Adopting Altria will, the company hopes, force people to reassess the breadth of the firm.

But when communicating such changes, the key lesson is: Don't talk about the logo. At Corus, Williams says a classic mistake can be 'trying to explain the new logo in great design terms'. Haynes agrees that PR departments are mistaken in thinking the new name or look is the big story.

Communications should instead focus on presenting the business case.

'It has to be absolutely compelling,' says Williams.

Companies that want to overcome the initial flak and build a new brand need to ensure the change signifies something of substance.

To that end, it is vital that the new name and the reasons behind it are also communicated to the widest possible stakeholder community.

At Aviva, staff were told at the same time as the City. 'We went into the reasons behind the change simultaneously,' says Frater. 'It was announced to staff around the world and we went into a little bit more detail about the background.'

For Corus, each part of the business had its own brand facilitators to help spread the message. Williams says spending on signage and new look uniforms also helped convince the workforce that the company was investing and was 'going places'.

Getting such buy-in is crucial, as the experience of Consignia again illustrates. Union opposition to the name change helped create the controversy that put the story in the news (PRWeek research shows the change also attracted the highest volume of coverage).

Appetite's Haynes argues that even before the change is made PR should secure buy-in and an understanding of the challenges facing the company among key stakeholders: 'Your clients should never be surprised by rebranding, it should follow naturally and make sense to them.'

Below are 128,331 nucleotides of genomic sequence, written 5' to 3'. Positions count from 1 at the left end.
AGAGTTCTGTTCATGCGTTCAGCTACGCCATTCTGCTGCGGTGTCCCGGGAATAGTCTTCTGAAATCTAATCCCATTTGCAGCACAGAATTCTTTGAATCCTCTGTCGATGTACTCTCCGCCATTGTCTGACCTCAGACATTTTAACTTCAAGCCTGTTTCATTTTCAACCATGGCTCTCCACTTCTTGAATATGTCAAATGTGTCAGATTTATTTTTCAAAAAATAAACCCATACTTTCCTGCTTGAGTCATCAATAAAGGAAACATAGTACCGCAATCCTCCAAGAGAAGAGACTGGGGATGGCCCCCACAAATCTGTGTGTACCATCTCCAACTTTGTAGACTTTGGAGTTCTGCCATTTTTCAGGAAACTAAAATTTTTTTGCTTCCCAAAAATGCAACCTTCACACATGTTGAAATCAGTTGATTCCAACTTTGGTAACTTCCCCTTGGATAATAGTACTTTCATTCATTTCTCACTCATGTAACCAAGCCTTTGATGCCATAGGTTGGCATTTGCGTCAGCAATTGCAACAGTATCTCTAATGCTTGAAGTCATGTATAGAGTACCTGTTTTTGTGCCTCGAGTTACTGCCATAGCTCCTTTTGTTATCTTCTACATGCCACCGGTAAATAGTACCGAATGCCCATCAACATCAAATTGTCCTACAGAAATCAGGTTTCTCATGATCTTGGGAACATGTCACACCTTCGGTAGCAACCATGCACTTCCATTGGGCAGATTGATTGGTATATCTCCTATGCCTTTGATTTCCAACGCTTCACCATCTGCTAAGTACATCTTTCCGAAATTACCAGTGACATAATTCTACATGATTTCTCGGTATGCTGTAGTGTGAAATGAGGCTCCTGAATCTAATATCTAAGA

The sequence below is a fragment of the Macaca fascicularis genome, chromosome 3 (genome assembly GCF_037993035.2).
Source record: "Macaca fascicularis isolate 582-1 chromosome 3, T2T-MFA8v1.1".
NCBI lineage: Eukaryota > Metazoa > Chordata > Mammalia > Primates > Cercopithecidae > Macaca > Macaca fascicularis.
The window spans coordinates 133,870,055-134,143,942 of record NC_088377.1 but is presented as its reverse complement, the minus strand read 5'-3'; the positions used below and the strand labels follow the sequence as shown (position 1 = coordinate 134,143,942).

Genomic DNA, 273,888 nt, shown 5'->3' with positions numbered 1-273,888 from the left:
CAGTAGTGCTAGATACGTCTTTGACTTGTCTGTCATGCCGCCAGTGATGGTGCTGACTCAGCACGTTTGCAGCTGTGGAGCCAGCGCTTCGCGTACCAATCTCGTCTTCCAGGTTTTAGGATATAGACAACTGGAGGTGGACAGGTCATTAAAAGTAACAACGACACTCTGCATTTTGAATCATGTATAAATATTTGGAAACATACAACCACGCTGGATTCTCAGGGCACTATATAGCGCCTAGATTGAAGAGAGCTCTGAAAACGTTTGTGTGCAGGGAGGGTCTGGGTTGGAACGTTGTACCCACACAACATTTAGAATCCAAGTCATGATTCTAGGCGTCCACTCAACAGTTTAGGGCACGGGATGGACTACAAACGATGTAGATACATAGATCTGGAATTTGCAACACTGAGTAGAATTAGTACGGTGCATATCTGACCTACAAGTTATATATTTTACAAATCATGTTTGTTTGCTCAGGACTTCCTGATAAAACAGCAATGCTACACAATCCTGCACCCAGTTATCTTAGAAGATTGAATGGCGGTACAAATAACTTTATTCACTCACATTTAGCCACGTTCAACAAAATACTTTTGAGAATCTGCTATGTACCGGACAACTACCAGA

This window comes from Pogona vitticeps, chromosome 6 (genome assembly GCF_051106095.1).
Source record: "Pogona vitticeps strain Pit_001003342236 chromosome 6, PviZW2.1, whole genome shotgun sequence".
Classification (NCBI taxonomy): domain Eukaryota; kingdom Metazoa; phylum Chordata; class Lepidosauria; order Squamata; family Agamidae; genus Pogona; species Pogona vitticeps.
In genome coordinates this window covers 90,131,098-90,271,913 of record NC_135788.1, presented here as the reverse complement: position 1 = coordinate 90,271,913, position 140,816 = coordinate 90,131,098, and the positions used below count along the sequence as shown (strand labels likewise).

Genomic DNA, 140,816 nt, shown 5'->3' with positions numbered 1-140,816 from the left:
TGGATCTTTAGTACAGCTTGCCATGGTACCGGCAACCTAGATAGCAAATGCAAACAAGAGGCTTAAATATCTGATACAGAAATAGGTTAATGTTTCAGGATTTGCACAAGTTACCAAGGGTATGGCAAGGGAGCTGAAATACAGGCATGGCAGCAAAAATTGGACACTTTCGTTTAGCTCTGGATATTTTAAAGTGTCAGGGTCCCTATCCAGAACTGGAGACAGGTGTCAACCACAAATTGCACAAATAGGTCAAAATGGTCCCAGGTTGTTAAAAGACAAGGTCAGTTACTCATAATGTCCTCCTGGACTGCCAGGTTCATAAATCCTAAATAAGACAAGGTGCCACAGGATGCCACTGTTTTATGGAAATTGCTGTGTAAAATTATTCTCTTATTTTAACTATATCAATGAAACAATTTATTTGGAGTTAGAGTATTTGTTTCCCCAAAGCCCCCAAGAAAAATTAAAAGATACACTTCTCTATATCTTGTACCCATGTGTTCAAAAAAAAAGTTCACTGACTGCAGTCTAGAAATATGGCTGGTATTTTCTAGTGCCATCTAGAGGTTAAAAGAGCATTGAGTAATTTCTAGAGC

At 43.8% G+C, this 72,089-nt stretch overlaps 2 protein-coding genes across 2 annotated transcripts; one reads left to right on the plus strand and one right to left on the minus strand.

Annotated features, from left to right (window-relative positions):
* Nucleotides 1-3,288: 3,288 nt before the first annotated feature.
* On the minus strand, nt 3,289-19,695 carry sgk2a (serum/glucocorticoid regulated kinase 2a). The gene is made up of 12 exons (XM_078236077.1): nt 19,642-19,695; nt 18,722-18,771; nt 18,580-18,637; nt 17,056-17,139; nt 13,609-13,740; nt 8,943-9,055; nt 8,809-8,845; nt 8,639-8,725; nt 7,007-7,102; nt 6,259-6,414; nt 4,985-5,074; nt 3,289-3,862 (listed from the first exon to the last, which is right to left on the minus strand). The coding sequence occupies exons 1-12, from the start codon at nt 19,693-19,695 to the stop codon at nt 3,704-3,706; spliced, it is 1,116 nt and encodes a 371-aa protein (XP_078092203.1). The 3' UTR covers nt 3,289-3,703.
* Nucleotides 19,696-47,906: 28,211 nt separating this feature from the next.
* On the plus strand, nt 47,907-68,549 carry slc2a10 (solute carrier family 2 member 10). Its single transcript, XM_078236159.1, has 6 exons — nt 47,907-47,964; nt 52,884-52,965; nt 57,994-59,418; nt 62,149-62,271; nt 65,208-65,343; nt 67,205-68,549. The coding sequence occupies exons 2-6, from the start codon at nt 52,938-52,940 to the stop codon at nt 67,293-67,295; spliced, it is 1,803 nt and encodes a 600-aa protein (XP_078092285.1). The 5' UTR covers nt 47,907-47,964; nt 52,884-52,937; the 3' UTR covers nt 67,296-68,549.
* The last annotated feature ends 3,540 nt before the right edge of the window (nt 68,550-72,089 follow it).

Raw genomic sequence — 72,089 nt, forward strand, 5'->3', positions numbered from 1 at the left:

And then there is the cost angle, which attracts much press attention.

Joanna Sale, QinetiQ head of external relations, had to deal with this contentious issue when the former defence research agency adopted its new moniker.

A group of MPs was claiming a much higher figure for the cost of the rebrand, alleging it was costing close to £2m when the actual figure was less than £500,000. 'We reacted to where the story was coming from on the day,' says Sale. 'We were able to change quickly throughout the first few hours because we'd thought through different scenarios.'

One item that can damage early acceptance of a new name is association with bad news admits Gregory referring to Consignia: 'The name change was then followed by unfortunately nearly a year's worth of bad news, so the name change was associated with a year's worth of bad news.'

This isn't necessarily something that communications can control and the time taken to push changes through can leave new names exposed to a range of other corporate issues. Philip Morris's new Altria brand has been in the market since it was announced in November 2001.

'I think that once we do launch the name we will be using whatever strategies there are to increase understanding of why we changed the name and what Altria stands for,' says Tovar.

But despite the difficulties that come with rebrands there are examples of new names that have been accepted. The acceptance of Diageo, which was ridiculed when announced as the new name for the merged Grand Metropolitan and Guinness, is a sign that people will often accept new monikers given time.